The Mouse House seemed a slightly happier place Thursday, as Disney posted a less severe falloff than expected in fiscal first-quarter profit, thanks to an investment gain and cost-saving steps at slumping theme parks.
Though broadcast ad sales again got pummeled, the Burbank conglom managed to report $433 million in pro forma net income for the three months ended Dec. 31, adjusted to reflect changes in operations since a year earlier. That’s down from year-earlier profit of $529 million before the effect of fiscal 2000 accounting changes.
Excluding the investment gain and other one-time items, profit totaled $297 million. The figure compares with year-ago earnings of $657 million on a similar basis.
Pro forma revenue slipped almost 7% to $7.08 billion.
Cost-cutting pays off
Financial results show Mouse’s cost-cutting moves of the past year are beginning to bear fruit, execs suggested.
“This quarter’s results are an indication of how we are managing through challenging times while building for the future,” head Mouseketeer Michael Eisner said. “Our efforts during this period are being guided by two overarching goals — to achieve the greatest possible efficiencies in our operations and to continue to create great content.”
Revenue from media network operations, featuring a first quarter of results for the recently acquired ABC Family Channel, fell 3% to $3 billion. Disney’s one-time investment gain involved the sale of a block of shares in Knight Ridder that the Mouse sold to fund its acquisition of ABC Family from News Corp. and Saban Entertainment.
Revenue at Disney’s parks and resorts declined 17% to $1.4 billion.
Waiting for turnaround
“Efficiency has never been greater at our theme parks,” Disney prexy Robert Iger stressed in a conference call with press and analysts. “Now, it’s just a matter of waiting for the (economic) turnaround.”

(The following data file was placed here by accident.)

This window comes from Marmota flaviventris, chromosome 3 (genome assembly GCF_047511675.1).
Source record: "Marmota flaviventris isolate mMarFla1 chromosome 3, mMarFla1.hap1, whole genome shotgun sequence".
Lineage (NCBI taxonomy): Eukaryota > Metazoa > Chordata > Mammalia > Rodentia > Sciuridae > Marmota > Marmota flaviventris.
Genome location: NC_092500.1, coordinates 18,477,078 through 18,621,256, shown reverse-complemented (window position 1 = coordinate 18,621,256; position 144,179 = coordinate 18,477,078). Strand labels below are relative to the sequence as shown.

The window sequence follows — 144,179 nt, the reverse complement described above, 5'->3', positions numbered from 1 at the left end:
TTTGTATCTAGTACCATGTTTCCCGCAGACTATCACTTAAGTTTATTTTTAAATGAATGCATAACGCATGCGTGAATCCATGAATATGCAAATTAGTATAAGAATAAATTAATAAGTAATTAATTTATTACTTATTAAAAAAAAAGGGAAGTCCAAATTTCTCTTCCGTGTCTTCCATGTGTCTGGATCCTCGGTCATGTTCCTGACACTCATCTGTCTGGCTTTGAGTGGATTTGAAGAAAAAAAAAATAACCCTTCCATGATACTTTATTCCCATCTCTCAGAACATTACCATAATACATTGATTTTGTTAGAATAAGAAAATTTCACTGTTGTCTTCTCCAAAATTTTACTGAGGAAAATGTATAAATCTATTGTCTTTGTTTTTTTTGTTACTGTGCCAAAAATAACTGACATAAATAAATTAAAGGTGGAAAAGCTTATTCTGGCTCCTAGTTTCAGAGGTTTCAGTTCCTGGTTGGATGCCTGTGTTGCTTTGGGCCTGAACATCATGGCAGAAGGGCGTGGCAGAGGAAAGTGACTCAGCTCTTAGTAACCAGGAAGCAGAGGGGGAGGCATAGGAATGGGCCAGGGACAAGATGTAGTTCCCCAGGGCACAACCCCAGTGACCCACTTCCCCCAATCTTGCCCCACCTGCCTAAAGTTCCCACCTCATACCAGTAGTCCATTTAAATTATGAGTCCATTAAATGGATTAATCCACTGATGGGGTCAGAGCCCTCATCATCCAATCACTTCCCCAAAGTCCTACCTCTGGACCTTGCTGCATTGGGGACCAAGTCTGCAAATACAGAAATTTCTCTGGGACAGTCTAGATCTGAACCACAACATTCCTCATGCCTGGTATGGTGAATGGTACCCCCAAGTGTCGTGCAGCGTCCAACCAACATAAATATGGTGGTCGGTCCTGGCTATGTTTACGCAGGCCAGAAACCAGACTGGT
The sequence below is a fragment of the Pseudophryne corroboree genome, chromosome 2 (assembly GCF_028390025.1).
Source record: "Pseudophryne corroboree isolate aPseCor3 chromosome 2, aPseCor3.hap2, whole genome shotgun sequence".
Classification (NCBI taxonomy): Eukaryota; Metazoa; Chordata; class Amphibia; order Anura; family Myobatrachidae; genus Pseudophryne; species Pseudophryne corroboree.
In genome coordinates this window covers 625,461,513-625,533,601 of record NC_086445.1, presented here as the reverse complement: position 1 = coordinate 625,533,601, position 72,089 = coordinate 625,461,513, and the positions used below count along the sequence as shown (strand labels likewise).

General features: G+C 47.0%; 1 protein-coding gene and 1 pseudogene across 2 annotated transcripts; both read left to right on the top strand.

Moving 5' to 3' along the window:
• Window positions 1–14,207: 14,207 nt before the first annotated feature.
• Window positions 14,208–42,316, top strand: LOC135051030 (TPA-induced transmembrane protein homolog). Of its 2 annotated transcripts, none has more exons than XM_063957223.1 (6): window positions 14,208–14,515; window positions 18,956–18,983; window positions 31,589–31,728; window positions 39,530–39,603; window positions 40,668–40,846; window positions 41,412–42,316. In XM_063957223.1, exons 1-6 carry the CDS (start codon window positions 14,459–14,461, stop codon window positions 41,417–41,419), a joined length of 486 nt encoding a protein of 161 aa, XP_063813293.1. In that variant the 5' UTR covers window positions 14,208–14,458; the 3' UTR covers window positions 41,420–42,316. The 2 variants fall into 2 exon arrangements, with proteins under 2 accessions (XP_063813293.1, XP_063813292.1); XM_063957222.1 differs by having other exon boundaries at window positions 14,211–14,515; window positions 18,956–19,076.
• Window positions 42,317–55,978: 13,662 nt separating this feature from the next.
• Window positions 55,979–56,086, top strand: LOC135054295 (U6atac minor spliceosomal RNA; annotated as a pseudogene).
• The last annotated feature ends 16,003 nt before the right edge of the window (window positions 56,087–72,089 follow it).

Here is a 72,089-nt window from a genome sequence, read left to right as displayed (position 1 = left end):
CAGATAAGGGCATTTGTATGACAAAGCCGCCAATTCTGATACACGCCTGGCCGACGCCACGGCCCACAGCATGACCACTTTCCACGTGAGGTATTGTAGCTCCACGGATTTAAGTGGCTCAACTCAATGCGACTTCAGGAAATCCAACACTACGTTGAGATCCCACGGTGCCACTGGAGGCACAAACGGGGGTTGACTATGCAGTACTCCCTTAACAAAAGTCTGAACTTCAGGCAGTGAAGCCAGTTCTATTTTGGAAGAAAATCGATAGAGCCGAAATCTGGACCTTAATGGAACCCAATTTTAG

Revenue from conglom’s studio unit — featuring the theatrical success of Disney/Pixar tooner “Monsters, Inc.” — dipped 2% to $1.8 billion.
Officials cited a difficult comparison with a year ago, when major film releases included “Remember the Titans” and “Unbreakable.” But they took heart in strong homevid and DVD perfs in the latest quarter, including robust sales of “Snow White and the Seven Dwarfs,” “The Princess Diaries” and “Pearl Harbor.”
Senior exec veep and chief financial officer Thomas Staggs said conglom’s film production and marketing budget would be “down slightly” from 2001, but he declined to detail either budget. It’s believed the Mouse’s film expenditures remain well north of $1 billion a year, despite recent cutbacks in the number of productions and size of individual pic budgets.
Consumer-products revenue slipped 2% to $175 million in the quarter. Unit’s been getting a thorough restructuring in an effort to goose stagnant sales.
Disney released its financial results after the close of market trading, when Mouse shares closed down 34¢, or almost 2%, at $21.06. But analysts were upbeat about what they heard.
“They’re doing a superb job of keeping costs in line, and there is a much stronger than anticipated turnaround in theme parks,” UBS Warburg’s Christopher Dixon said. “There was a strong holiday period in theme parks.”
Broadcasting (ABC) reps a continuing concern, Dixon said. “But Disney is lean and mean and ready to continue to benefit as the economy continues to improve,” he added.
“We will continue to focus on our near-term priorities, as well as our long-term strategies for growth,” Disney’s Iger said.
Those latter thrusts include an eventual major rebound in broadcasting, Staggs said. “One of the most important pieces of a long-term strategy is knowing your strengths and knowing your opportunities,” Staggs said. “Then, you capitalize on them.”
That’s what Disney intends to do in its media-networks operations, he added, though the CFO said there still aren’t any “clear” signs of an advertising rebound. Disney projected fiscal operating profit could decline as much as 42% in the fiscal second quarter, with a more modest 15% drop forecast for second through fourth quarters.
During the conference call, Eisner said Disney no longer will contract with its outside accounting firm, PricewaterhouseCoopers, for simultaneous consulting services. Move follows the financial scandal involving alleged practices of the Enron energy conglom and accounting giant Arthur Anderson.